The north winds that we were anticipating in our last post indeed arrived, and with them a moderate influx of migrating birds to our area. Particularly exciting was the arrival of a number of southbound thrush, fairly large birds related to robins. The top photo is a Swainson’s Thrush, and below that is a Gray-cheeked Thrush. Though superficially similar in body shape and plumage, note the warmer, buffy tones on the Swainson’s face relative to the colder, grayer color of the Gray-cheeked.
The American Goldfinch is a common backyard bird, and if you’ve kept feeders you’ve likely had some good views of these beautiful birds. This male is currently molting out of his bright yellow breeding plumage and will soon be sporting a more subdued, grayish look.
Another common backyard bird, particularly at winter feeding stations, is the Black-capped Chickadee. These hardy little birds remain at some pretty high latitudes during winter, and can survive some incredibly harsh conditions. One of the ways they stay warm through cold winter nights is by huddling together in tree cavities.
A bird that cannot survive cold northern winters is the Ruby-throated Hummingbird, and this little female (who weighed 3.4 grams) is on her way to the tropics. It is hard to believe that some individuals of this species will fly across the Gulf of Mexico on their annual migration, a trip covering over 500 miles of open water! As we discussed previously, birds engaging in these marathon flights put on large reserves of fat, and we have seen some hummingbirds nearly double their bodyweight before heading south.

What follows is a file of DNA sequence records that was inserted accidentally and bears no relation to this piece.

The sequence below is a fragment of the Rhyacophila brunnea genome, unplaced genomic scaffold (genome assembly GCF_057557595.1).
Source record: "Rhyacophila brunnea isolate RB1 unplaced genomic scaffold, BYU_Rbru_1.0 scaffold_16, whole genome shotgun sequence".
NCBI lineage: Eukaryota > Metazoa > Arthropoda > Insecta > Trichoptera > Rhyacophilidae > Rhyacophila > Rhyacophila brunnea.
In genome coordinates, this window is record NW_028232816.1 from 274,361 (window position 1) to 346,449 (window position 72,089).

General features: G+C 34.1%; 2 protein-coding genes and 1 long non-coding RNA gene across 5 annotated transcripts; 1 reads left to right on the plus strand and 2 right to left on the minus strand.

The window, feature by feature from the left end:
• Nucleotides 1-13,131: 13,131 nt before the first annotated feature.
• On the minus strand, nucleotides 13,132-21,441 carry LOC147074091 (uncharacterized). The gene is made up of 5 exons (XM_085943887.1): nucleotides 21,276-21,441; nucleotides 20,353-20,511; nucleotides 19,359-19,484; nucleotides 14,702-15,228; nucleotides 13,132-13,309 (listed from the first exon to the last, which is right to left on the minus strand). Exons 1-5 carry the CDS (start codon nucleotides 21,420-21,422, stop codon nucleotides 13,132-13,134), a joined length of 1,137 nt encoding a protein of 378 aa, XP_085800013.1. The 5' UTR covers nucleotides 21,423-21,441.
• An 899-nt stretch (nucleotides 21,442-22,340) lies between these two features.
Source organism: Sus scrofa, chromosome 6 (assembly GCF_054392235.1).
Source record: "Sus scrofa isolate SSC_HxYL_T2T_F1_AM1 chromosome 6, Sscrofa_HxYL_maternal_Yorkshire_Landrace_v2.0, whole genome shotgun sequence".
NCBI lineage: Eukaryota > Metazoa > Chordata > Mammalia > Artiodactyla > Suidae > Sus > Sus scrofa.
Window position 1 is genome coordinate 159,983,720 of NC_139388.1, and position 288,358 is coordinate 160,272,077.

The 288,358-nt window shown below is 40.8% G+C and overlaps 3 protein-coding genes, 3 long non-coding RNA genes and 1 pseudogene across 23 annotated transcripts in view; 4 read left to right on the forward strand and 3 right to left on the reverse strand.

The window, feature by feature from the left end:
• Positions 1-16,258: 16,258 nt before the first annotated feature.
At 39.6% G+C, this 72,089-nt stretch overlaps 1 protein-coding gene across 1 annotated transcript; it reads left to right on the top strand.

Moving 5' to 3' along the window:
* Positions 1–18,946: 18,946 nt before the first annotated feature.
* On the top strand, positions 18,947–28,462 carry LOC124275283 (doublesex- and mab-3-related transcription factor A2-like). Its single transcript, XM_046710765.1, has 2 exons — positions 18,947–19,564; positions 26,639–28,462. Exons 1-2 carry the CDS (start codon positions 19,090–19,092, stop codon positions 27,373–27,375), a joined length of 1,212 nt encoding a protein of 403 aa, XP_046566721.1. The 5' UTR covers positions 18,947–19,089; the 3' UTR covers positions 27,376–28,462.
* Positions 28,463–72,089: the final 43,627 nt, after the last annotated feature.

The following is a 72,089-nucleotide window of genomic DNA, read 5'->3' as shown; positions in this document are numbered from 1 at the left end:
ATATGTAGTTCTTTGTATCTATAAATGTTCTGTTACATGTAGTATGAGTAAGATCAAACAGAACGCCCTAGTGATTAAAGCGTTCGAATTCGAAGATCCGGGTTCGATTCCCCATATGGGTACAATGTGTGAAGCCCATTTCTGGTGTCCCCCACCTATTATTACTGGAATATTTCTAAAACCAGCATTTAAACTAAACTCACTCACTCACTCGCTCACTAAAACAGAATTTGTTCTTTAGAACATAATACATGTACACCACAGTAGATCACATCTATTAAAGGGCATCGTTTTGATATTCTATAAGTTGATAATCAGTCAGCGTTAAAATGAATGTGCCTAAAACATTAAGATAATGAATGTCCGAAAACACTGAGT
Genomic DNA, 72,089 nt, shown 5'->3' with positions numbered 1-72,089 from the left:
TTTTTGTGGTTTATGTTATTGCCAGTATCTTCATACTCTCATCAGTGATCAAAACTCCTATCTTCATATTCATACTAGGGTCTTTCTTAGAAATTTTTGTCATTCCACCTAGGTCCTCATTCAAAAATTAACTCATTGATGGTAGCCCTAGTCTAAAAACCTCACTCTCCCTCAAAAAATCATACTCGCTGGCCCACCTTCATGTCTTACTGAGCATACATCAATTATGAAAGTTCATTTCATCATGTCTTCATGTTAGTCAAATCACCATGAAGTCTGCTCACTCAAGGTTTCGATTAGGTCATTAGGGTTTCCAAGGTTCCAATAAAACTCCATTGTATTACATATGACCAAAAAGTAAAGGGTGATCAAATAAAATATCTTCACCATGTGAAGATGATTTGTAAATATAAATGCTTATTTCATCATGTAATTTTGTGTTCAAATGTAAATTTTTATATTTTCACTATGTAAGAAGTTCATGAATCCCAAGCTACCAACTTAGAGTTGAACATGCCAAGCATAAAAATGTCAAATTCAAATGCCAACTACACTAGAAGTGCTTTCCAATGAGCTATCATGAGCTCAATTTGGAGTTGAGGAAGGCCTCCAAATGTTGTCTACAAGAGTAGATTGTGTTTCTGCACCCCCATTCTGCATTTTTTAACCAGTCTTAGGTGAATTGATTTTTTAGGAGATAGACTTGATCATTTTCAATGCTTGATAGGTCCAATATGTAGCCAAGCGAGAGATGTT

Not all of our encounters are of the avian variety, and we sometimes have to watch our step around the banding station so as not to disturb these graceful smooth-green snakes. They blend in well with their surroundings as you can see, and eat mainly spiders and insects.
Thus far we have caught over 800 individual birds of 40 different species. Migration numbers typically peak here during mid-September through early October, so we expect our daily volume to increase dramatically in the upcoming days.